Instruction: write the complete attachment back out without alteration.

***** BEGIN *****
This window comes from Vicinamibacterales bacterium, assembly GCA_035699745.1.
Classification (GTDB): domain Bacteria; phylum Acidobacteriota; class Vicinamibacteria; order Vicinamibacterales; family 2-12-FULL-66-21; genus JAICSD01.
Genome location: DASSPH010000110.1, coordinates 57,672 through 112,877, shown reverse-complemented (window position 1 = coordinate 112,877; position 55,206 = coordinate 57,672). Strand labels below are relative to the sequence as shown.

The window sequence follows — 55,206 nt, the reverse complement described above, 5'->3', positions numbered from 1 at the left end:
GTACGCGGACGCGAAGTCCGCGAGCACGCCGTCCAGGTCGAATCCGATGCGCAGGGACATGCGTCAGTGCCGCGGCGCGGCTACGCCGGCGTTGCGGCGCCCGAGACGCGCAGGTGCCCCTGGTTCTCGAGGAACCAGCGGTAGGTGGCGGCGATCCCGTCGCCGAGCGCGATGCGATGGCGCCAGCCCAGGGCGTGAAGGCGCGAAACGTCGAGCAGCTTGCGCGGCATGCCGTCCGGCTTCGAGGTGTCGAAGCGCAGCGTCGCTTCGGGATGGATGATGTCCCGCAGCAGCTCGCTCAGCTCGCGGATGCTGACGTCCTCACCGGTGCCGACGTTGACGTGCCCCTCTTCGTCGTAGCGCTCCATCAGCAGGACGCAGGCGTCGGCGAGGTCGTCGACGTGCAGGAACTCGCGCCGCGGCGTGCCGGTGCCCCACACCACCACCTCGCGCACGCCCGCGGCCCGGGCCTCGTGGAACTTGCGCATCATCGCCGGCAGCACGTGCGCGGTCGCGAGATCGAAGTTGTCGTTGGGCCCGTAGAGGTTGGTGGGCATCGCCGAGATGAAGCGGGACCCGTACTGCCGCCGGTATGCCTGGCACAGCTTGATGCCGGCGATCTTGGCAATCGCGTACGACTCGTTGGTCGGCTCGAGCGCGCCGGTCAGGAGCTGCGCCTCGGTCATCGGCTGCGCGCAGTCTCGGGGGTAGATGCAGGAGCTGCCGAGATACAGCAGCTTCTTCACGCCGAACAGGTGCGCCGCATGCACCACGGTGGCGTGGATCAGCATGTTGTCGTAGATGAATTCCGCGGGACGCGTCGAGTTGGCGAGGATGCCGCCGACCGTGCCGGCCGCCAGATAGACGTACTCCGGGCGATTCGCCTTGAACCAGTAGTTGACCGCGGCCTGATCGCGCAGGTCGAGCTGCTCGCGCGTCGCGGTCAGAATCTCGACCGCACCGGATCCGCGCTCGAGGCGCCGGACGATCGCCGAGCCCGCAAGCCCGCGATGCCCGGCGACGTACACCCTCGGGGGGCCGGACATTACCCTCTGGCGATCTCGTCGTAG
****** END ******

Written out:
This window comes from Vicinamibacterales bacterium, assembly GCA_035699745.1.
Classification (GTDB): domain Bacteria; phylum Acidobacteriota; class Vicinamibacteria; order Vicinamibacterales; family 2-12-FULL-66-21; genus JAICSD01.
Genome location: DASSPH010000110.1, coordinates 57,672 through 112,877, shown reverse-complemented (window position 1 = coordinate 112,877; position 55,206 = coordinate 57,672). Strand labels below are relative to the sequence as shown.

The window sequence follows — 55,206 nt, the reverse complement described above, 5'->3', positions numbered from 1 at the left end:
GTACGCGGACGCGAAGTCCGCGAGCACGCCGTCCAGGTCGAATCCGATGCGCAGGGACATGCGTCAGTGCCGCGGCGCGGCTACGCCGGCGTTGCGGCGCCCGAGACGCGCAGGTGCCCCTGGTTCTCGAGGAACCAGCGGTAGGTGGCGGCGATCCCGTCGCCGAGCGCGATGCGATGGCGCCAGCCCAGGGCGTGAAGGCGCGAAACGTCGAGCAGCTTGCGCGGCATGCCGTCCGGCTTCGAGGTGTCGAAGCGCAGCGTCGCTTCGGGATGGATGATGTCCCGCAGCAGCTCGCTCAGCTCGCGGATGCTGACGTCCTCACCGGTGCCGACGTTGACGTGCCCCTCTTCGTCGTAGCGCTCCATCAGCAGGACGCAGGCGTCGGCGAGGTCGTCGACGTGCAGGAACTCGCGCCGCGGCGTGCCGGTGCCCCACACCACCACCTCGCGCACGCCCGCGGCCCGGGCCTCGTGGAACTTGCGCATCATCGCCGGCAGCACGTGCGCGGTCGCGAGATCGAAGTTGTCGTTGGGCCCGTAGAGGTTGGTGGGCATCGCCGAGATGAAGCGGGACCCGTACTGCCGCCGGTATGCCTGGCACAGCTTGATGCCGGCGATCTTGGCAATCGCGTACGACTCGTTGGTCGGCTCGAGCGCGCCGGTCAGGAGCTGCGCCTCGGTCATCGGCTGCGCGCAGTCTCGGGGGTAGATGCAGGAGCTGCCGAGATACAGCAGCTTCTTCACGCCGAACAGGTGCGCCGCATGCACCACGGTGGCGTGGATCAGCATGTTGTCGTAGATGAATTCCGCGGGACGCGTCGAGTTGGCGAGGATGCCGCCGACCGTGCCGGCCGCCAGATAGACGTACTCCGGGCGATTCGCCTTGAACCAGTAGTTGACCGCGGCCTGATCGCGCAGGTCGAGCTGCTCGCGCGTCGCGGTCAGAATCTCGACCGCACCGGATCCGCGCTCGAGGCGCCGGACGATCGCCGAGCCCGCAAGCCCGCGATGCCCGGCGACGTACACCCTCGGGGGGCCGGACATTACCCTCTGGCGATCTCGTCGTAG